I started out old school when it came to stock. My first cooking instructor introduced me to the all-day stockpot, simmered over a low flame, transforming chicken carcasses, parsley stems, onion, carrot and a bouquet garni into a foundation for soups and stews.
Later, I moved to a one-hour stock made with chicken then simmered in water with the usual suspects. Either way, the message was clear: Stock is flavored with meat and bones.
Well, the rest of the world might not agree, as I discovered during a recent visit to Tokyo. The umami-rich seaweed kombu provides a subtle flavoring when steeped in water. Of greater interest was miso, which, when whisked into water, made a great starting point or “stock” for many dishes.
This was a revelation not only in terms of saving time, but also in prompting me to rethink what stock is. It’s not a meat broth—it’s nothing more than flavored water.
Miso is made from soybeans that have been fermented with rice or another grain such as barley. White miso uses rice and is slightly sweet. Red miso has a higher percentage of soybeans and barley, and often undergoes a longer fermentation.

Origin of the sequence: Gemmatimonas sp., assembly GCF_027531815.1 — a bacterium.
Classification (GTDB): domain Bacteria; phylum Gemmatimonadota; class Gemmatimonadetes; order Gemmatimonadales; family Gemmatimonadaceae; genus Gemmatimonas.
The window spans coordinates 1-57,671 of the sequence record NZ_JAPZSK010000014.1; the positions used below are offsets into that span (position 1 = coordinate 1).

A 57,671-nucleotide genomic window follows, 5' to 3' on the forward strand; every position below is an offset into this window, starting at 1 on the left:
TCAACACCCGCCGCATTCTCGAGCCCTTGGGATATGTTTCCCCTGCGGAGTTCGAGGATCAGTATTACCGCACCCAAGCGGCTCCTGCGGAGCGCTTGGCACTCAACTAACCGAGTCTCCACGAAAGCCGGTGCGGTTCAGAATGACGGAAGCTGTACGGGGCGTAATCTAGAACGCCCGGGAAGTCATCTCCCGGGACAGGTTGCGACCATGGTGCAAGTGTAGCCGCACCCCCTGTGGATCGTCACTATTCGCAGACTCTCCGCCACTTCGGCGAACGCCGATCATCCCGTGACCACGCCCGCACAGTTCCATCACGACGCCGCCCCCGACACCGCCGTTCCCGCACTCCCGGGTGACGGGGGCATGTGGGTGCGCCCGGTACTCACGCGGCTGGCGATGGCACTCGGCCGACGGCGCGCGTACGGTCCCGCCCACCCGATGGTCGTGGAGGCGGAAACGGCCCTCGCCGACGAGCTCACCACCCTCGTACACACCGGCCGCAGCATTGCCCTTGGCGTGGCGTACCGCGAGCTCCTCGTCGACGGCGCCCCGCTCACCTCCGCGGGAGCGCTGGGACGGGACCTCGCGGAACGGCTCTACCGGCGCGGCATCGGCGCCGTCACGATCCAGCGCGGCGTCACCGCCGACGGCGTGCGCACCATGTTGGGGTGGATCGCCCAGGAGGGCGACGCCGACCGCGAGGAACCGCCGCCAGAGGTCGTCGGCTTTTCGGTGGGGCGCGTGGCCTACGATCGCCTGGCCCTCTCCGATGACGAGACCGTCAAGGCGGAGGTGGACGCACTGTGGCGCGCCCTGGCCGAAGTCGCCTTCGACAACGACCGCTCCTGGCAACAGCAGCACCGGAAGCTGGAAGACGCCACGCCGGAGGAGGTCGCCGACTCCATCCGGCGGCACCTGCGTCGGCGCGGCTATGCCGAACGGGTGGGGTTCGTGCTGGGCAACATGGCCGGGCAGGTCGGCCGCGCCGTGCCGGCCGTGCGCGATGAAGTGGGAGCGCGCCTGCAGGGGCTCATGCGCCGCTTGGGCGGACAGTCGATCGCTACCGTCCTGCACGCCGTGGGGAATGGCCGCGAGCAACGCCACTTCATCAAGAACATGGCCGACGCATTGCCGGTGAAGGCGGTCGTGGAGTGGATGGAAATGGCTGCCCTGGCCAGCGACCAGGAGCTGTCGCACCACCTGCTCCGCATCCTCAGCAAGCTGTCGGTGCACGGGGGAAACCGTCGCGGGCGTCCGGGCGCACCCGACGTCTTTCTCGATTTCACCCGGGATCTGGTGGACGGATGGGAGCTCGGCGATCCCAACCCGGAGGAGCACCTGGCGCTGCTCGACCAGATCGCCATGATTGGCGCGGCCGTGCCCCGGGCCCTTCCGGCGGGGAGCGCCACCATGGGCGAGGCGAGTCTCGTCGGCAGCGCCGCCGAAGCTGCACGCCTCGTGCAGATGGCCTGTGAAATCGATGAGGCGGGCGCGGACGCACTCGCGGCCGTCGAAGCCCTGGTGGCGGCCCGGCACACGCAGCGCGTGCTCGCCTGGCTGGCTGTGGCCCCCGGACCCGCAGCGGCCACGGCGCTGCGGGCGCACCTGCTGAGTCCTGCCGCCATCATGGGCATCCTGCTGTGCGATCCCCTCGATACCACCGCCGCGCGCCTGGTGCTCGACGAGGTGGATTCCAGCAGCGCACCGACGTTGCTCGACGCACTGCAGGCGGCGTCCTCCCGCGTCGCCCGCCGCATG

Given our culinary training, it was hard to give up a multi-layered approach to making broth. We tested the addition of garlic, scallions, white peppercorns, carrot, onion, star anise and shallot. Although these more complex recipes were good, we wanted to stay true to a simpler, cleaner palate. So for our red miso broth, we simplified to just garlic and tomato paste, plus a half cup of red miso. The tomato paste is sautéed with the garlic to intensify its flavor, Simmer and cook, then strain. Our white miso broth is much the same, with ginger and chopped shallot instead of tomato paste. It’s good for poaching chicken and making lighter soup. The red miso broth has a stronger, more savory flavor and is better for hearty applications like stews and braises.
Use these broths in recipes that call for chicken broth or stock. Once again, home cooks around the world have a lot to teach us—like water for stock.